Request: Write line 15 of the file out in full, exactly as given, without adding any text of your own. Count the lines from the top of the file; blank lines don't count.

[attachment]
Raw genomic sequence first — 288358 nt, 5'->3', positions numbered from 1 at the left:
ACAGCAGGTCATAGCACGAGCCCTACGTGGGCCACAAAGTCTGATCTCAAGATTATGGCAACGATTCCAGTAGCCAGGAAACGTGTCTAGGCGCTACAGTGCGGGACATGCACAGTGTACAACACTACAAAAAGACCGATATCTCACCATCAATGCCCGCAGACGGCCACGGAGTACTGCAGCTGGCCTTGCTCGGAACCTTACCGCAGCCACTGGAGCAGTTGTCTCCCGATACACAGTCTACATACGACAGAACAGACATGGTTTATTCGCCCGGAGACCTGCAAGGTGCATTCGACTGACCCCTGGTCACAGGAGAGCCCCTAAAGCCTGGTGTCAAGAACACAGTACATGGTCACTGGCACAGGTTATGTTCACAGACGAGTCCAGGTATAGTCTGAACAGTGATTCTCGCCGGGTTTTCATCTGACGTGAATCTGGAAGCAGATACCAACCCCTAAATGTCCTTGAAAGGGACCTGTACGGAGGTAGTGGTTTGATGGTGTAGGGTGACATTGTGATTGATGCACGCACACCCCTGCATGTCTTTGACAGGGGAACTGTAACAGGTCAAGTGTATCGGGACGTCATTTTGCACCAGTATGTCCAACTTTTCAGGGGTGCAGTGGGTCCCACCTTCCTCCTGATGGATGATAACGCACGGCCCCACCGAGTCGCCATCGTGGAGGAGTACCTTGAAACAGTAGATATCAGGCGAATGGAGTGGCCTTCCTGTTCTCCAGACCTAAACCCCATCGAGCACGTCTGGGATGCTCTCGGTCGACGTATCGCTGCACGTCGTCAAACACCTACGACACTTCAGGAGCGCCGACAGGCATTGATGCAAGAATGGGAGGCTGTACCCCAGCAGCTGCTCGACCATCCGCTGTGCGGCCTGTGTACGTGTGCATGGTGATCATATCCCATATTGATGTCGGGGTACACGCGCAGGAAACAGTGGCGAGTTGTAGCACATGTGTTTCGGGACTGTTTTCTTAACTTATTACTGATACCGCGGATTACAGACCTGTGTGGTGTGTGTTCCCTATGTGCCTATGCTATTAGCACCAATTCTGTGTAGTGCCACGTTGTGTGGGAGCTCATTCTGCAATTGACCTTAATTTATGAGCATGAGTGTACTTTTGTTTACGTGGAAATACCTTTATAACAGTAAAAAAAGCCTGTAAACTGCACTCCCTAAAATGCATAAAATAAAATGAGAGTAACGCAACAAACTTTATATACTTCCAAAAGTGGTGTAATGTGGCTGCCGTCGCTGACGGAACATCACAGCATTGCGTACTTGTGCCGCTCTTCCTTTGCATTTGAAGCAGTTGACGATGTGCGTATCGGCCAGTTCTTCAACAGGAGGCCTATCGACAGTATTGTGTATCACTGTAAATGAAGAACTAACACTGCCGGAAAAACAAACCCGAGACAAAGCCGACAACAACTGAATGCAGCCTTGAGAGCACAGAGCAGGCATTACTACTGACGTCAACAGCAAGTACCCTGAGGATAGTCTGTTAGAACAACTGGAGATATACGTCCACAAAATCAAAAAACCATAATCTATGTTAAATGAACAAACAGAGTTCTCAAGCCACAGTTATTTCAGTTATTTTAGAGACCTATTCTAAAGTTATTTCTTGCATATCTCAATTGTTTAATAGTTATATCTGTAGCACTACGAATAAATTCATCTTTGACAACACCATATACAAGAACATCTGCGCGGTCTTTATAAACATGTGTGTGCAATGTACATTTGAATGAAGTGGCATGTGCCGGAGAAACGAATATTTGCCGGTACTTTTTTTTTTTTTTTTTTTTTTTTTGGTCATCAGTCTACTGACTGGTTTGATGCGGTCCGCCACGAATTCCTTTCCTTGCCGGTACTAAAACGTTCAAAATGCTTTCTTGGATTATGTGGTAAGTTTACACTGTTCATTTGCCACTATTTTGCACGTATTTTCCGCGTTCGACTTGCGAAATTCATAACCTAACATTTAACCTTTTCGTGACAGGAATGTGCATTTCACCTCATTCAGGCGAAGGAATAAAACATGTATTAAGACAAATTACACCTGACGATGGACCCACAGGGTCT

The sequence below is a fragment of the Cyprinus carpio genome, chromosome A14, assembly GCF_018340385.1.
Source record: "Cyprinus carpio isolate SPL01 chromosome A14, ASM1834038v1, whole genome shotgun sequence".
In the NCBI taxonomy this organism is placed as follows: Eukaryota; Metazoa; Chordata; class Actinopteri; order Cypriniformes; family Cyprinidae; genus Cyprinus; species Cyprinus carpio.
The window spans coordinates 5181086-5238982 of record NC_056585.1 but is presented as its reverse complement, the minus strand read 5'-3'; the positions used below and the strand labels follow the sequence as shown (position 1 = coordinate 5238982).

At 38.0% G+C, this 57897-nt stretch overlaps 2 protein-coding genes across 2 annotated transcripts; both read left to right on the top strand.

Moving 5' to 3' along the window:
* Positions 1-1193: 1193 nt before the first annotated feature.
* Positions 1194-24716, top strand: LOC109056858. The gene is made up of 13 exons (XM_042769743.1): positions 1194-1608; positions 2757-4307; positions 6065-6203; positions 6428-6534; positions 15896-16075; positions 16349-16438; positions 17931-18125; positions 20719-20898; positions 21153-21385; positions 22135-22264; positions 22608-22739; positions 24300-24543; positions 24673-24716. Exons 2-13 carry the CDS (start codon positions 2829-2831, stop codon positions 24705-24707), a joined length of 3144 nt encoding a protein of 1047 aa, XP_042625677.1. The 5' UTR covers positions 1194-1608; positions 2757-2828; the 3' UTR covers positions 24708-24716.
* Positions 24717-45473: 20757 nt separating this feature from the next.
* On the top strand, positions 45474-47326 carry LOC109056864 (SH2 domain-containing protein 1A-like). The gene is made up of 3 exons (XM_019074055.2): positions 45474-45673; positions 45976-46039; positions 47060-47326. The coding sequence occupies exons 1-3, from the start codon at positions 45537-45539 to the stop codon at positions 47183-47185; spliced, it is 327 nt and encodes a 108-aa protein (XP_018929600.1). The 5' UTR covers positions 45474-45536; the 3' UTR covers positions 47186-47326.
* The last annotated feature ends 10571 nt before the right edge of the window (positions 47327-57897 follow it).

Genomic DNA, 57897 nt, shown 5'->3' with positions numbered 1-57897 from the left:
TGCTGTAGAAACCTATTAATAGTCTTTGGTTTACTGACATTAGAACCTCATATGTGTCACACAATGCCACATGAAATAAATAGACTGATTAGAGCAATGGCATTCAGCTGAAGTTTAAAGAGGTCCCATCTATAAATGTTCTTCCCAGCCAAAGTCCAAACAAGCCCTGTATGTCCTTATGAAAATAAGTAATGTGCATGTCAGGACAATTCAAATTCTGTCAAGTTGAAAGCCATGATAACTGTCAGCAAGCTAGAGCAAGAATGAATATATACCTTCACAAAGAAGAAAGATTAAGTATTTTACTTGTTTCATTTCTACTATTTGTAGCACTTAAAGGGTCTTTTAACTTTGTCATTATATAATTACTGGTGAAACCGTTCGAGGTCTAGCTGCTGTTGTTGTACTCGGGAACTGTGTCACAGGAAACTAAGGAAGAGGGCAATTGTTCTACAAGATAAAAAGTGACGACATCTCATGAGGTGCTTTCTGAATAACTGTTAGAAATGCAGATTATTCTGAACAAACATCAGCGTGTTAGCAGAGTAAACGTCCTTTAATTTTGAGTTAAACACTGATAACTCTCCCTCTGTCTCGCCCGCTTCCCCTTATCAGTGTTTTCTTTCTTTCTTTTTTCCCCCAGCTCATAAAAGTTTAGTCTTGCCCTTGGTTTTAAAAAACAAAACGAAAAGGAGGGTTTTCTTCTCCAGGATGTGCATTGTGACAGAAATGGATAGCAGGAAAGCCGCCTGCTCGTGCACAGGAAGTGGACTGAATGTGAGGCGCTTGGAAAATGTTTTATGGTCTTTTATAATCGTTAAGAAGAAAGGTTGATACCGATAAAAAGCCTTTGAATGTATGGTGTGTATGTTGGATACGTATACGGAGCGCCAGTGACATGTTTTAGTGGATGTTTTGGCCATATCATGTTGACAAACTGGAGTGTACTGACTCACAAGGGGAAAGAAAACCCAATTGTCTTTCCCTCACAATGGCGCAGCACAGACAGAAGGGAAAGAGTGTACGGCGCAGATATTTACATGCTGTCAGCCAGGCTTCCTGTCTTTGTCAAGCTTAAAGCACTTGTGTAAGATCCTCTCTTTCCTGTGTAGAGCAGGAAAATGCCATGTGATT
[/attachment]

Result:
TGCTGTAGAAACCTATTAATAGTCTTTGGTTTACTGACATTAGAACCTCATATGTGTCACACAATGCCACATGAAATAAATAGACTGATTAGAGCAATGGCATTCAGCTGAAGTTTAAAGAGGTCCCATCTATAAATGTTCTTCCCAGCCAAAGTCCAAACAAGCCCTGTATGTCCTTATGAAAATAAGTAATGTGCATGTCAGGACAATTCAAATTCTGTCAAGTTGAAAGCCATGATAACTGTCAGCAAGCTAGAGCAAGAATGAATATATACCTTCACAAAGAAGAAAGATTAAGTATTTTACTTGTTTCATTTCTACTATTTGTAGCACTTAAAGGGTCTTTTAACTTTGTCATTATATAATTACTGGTGAAACCGTTCGAGGTCTAGCTGCTGTTGTTGTACTCGGGAACTGTGTCACAGGAAACTAAGGAAGAGGGCAATTGTTCTACAAGATAAAAAGTGACGACATCTCATGAGGTGCTTTCTGAATAACTGTTAGAAATGCAGATTATTCTGAACAAACATCAGCGTGTTAGCAGAGTAAACGTCCTTTAATTTTGAGTTAAACACTGATAACTCTCCCTCTGTCTCGCCCGCTTCCCCTTATCAGTGTTTTCTTTCTTTCTTTTTTCCCCCAGCTCATAAAAGTTTAGTCTTGCCCTTGGTTTTAAAAAACAAAACGAAAAGGAGGGTTTTCTTCTCCAGGATGTGCATTGTGACAGAAATGGATAGCAGGAAAGCCGCCTGCTCGTGCACAGGAAGTGGACTGAATGTGAGGCGCTTGGAAAATGTTTTATGGTCTTTTATAATCGTTAAGAAGAAAGGTTGATACCGATAAAAAGCCTTTGAATGTATGGTGTGTATGTTGGATACGTATACGGAGCGCCAGTGACATGTTTTAGTGGATGTTTTGGCCATATCATGTTGACAAACTGGAGTGTACTGACTCACAAGGGGAAAGAAAACCCAATTGTCTTTCCCTCACAATGGCGCAGCACAGACAGAAGGGAAAGAGTGTACGGCGCAGATATTTACATGCTGTCAGCCAGGCTTCCTGTCTTTGTCAAGCTTAAAGCACTTGTGTAAGATCCTCTCTTTCCTGTGTAGAGCAGGAAAATGCCATGTGATT